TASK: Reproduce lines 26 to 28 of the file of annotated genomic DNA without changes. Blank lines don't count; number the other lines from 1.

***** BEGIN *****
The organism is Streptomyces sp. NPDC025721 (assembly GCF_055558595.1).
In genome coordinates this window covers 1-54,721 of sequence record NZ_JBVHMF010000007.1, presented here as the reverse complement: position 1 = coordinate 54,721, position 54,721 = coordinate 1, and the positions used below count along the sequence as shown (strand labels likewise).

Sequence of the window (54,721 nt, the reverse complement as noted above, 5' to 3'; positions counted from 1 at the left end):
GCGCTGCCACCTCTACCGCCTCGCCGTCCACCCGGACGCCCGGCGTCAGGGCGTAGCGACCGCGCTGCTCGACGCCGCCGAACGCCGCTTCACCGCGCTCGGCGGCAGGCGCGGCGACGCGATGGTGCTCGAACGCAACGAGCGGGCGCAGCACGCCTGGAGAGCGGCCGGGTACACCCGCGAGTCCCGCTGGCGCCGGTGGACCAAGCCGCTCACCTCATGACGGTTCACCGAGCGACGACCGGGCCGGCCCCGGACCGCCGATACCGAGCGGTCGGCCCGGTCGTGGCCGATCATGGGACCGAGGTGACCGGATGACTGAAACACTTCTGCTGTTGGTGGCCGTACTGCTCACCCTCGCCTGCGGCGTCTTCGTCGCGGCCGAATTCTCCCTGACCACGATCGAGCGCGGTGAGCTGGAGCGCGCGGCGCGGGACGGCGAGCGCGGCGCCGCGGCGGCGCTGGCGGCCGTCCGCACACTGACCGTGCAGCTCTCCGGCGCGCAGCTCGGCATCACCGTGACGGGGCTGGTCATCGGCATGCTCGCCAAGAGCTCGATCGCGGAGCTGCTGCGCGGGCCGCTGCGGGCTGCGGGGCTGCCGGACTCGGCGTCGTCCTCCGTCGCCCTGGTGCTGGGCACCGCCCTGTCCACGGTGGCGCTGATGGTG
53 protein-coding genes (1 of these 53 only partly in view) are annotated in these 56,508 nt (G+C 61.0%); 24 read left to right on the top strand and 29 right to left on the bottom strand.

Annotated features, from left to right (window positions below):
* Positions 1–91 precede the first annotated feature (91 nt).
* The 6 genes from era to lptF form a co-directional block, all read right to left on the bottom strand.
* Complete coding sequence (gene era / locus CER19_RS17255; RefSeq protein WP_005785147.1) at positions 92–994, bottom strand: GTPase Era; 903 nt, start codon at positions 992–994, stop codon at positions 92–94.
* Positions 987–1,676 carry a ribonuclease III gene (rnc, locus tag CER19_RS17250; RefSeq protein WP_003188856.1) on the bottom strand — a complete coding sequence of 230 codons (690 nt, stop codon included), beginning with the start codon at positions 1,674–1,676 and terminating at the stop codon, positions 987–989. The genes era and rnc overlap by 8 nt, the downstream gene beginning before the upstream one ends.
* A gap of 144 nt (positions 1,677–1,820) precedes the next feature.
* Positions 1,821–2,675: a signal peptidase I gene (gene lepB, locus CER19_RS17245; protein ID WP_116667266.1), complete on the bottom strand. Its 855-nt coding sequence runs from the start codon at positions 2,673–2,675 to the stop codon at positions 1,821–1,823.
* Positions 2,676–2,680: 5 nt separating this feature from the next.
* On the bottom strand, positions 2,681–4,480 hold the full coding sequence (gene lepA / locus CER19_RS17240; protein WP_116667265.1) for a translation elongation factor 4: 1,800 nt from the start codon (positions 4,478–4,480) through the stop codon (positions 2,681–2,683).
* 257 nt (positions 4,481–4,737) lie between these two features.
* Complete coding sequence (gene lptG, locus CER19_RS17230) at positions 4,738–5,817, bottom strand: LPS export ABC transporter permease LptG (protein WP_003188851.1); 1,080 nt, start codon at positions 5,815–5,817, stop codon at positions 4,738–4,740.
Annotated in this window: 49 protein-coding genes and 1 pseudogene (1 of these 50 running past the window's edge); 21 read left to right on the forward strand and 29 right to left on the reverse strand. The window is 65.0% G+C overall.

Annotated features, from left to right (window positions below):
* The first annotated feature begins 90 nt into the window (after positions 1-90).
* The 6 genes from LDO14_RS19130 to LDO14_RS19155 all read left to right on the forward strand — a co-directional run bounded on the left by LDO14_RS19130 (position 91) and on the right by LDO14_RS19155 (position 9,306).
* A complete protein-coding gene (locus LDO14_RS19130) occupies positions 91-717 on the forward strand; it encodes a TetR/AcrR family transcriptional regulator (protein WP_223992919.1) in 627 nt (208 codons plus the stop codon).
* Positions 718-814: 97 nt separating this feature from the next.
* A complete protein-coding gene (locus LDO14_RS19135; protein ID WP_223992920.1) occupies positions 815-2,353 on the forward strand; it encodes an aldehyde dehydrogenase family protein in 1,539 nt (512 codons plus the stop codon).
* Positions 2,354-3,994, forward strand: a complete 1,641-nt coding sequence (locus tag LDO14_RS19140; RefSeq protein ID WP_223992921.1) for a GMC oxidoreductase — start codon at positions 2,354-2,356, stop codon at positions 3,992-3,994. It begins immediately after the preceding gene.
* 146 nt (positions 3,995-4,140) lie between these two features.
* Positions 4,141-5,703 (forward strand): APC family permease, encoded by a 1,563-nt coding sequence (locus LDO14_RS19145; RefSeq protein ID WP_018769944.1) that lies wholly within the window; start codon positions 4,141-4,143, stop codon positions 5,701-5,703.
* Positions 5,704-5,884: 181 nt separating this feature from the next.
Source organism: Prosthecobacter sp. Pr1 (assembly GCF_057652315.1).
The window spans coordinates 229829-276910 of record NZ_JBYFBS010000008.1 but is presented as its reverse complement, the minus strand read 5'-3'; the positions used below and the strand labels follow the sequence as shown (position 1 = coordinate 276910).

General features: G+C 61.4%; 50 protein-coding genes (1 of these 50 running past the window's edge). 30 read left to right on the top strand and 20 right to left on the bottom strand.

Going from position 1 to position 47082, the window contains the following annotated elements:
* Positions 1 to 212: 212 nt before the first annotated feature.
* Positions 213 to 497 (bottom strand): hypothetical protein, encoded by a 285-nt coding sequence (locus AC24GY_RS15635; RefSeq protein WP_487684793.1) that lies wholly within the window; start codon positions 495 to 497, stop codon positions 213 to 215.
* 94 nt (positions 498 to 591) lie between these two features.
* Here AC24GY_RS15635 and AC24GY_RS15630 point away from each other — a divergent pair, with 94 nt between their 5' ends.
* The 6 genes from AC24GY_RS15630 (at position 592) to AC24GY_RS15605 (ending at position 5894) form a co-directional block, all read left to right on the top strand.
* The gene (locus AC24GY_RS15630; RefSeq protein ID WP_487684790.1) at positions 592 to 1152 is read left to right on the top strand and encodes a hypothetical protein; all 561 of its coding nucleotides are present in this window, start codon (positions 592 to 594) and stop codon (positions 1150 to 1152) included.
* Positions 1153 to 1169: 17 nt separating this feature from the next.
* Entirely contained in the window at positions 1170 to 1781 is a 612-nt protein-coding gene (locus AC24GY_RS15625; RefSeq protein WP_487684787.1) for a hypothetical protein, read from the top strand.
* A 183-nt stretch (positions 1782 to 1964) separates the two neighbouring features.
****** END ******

* Positions 4,141-5,703 (forward strand): APC family permease, encoded by a 1,563-nt coding sequence (locus LDO14_RS19145; RefSeq protein ID WP_018769944.1) that lies wholly within the window; start codon positions 4,141-4,143, stop codon positions 5,701-5,703.
* Positions 5,704-5,884: 181 nt separating this feature from the next.
Source organism: Prosthecobacter sp. Pr1 (assembly GCF_057652315.1).